Keeneland concluded the premier Book 1 portion of its September Yearling Sale on Tuesday with vibrant trade among major domestic and foreign buyers that produced strong results and the sale of eight seven-figure yearlings, led by the $1.6 million paid by Woodford Racing and West Point Thoroughbreds for a Quality Road colt who is a half-brother to Grade 1 winner Girvin and 2021 Preakness (G1) and Runhappy Travers (G1) runner-up Midnight Bourbon.
Today Keeneland sold 112 yearlings for $52,300,000, for an average of $466,964 and a median of $400,000. Cumulatively, 208 horses sold through the ring have grossed $90,622,000, for an average of $435,683 and a median of $350,000. A total of 11 yearlings have sold for $1 million or more.
“It was a great couple of days. We’re really excited about the results, about the feeling and the excitement on the grounds,” Keeneland President and CEO Shannon Arvin said. “You’ve probably heard me say that (retiring Keeneland Director of Sales Operations) Geoffrey Russell likes to talk about the ‘hustle and bustle,’ which felt really present. It was a very diverse buying bench. Out of the 10 highest prices today, there were nine distinct buyers, which is encouraging to see along with the domestic and international participation.”
“The session was electric, full of optimism,” Keeneland Vice President of Sales Tony Lacy said. “The sellers were having as much fun as the buyers, which across the board is what we’re trying to encourage. That’s an incredible mark when we get to that.
“The median was $350,000 cumulative over the last couple of days, $400,000 for the session alone. I don’t think we’ve ever hit $400,000 (for a session). Cumulatively it’s just short of 2019, which was a record year. As we go forward, I think it’s really encouraging. It sets a really good tone for Book 2. When you see results today where Woods Edge Farm sold a homebred for over a million dollars, that floats a lot of boats.”
The $1.6 million colt, the highest-priced yearling to date in the sale, is out of the Malibu Moon mare Catch the Moon and was consigned by Eaton Sales, agent for Stonestreet Bred & Raised. He also is a half-brother to Grade 3 winners Cocked and Loaded and Pirate’s Punch. Half-brother Midnight Bourbon won a Grade 3 race earlier this year.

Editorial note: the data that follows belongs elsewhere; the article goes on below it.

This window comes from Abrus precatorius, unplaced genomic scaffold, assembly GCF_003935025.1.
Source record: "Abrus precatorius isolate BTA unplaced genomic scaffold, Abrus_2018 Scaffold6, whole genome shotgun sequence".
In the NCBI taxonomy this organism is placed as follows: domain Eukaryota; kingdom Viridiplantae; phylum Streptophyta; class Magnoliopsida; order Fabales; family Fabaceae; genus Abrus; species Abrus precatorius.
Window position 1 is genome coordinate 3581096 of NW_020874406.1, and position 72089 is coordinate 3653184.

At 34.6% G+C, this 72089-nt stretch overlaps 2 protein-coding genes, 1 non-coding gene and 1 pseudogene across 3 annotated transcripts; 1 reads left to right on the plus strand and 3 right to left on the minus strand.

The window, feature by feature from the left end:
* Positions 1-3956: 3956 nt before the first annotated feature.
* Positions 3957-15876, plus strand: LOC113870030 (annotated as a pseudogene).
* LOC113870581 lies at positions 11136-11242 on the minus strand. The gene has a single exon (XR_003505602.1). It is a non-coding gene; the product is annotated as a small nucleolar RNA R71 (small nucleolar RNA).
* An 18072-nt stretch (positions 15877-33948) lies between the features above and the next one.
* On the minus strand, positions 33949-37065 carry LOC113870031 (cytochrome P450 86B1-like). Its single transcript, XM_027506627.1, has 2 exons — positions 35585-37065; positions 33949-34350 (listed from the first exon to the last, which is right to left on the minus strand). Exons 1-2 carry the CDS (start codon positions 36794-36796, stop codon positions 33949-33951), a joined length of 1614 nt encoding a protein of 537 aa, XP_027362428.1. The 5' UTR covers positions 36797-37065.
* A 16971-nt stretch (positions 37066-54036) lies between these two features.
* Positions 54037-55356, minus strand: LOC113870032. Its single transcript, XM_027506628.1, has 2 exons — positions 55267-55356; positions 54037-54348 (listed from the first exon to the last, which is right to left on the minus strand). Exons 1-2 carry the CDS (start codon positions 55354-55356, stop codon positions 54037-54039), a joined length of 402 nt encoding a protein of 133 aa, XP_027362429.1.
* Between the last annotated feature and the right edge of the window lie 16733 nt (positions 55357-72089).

“The plan is to gather a partnership together with Woodford Racing, West Point and a few others and (Stonestreet owner) Barbara Banke,” Woodford founder Bill Farish said. “He will go to (trainer) Shug McGaughey.
“The market is strong,” Farish added. “For horses like this, it’s been very, very hard to buy as you can tell by that price. It’s competitive. That’s how we hoped it would be.”
“He is fabulous looking and, of course, the mare has had some great foals by some lesser stallions,” Banke said. “I am hoping this one takes it all the way. I think I will be back in for (a piece) of him. I am excited about that. He was on my list of favorites. We need sire power; we need another sire.”
Two colts consigned by Gainesway, agent, sold for $1.3 million each.
Mandy Pope’s Whisper Hill Farm paid the amount for a son of Tapit from the family of champion Jaywalk and Grade 2 winner Mission Impazible. He is out of stakes winner Danzatrice, by Dunkirk.
“I love Tapit, as everyone knows – we’ve been buying a bunch of them,” Pope said. “This one was raised at Gainesway. I have a lot of faith in how they raise their horses and their horsemanship on the farm. I felt like the horse had a good beginning, a good foundation built into him.”
Two hips later, Gainesway, agent for Stonestreet Bred & Raised, consigned a son of Curlin out of Dashing Debby who sold to M.V. Magnier for $1.3 million. The colt is a half-brother to Grade 1-placed stakes winner Dawn the Destroyer and stakes winner Bronze Star.
“(Gainesway General Manager) Brian Graves – when we went down to see him first – really, really liked the horse,” Magnier said. “All our guys liked him as well. Barbara Banke, she’s bred some incredible horses over the last couple years. Curlin’s doing very well.”
Magnier said the colt would stay in the U.S.
Gainesway was the leading consignor Tuesday, selling 15 horses for $9,430,000. Consigning three of the session’s five highest-priced horses, Gainesway also sold a $1.2 million War Front filly purchased by Seahorse Stables. She is a half-sister to Canadian champion Lukes Alley.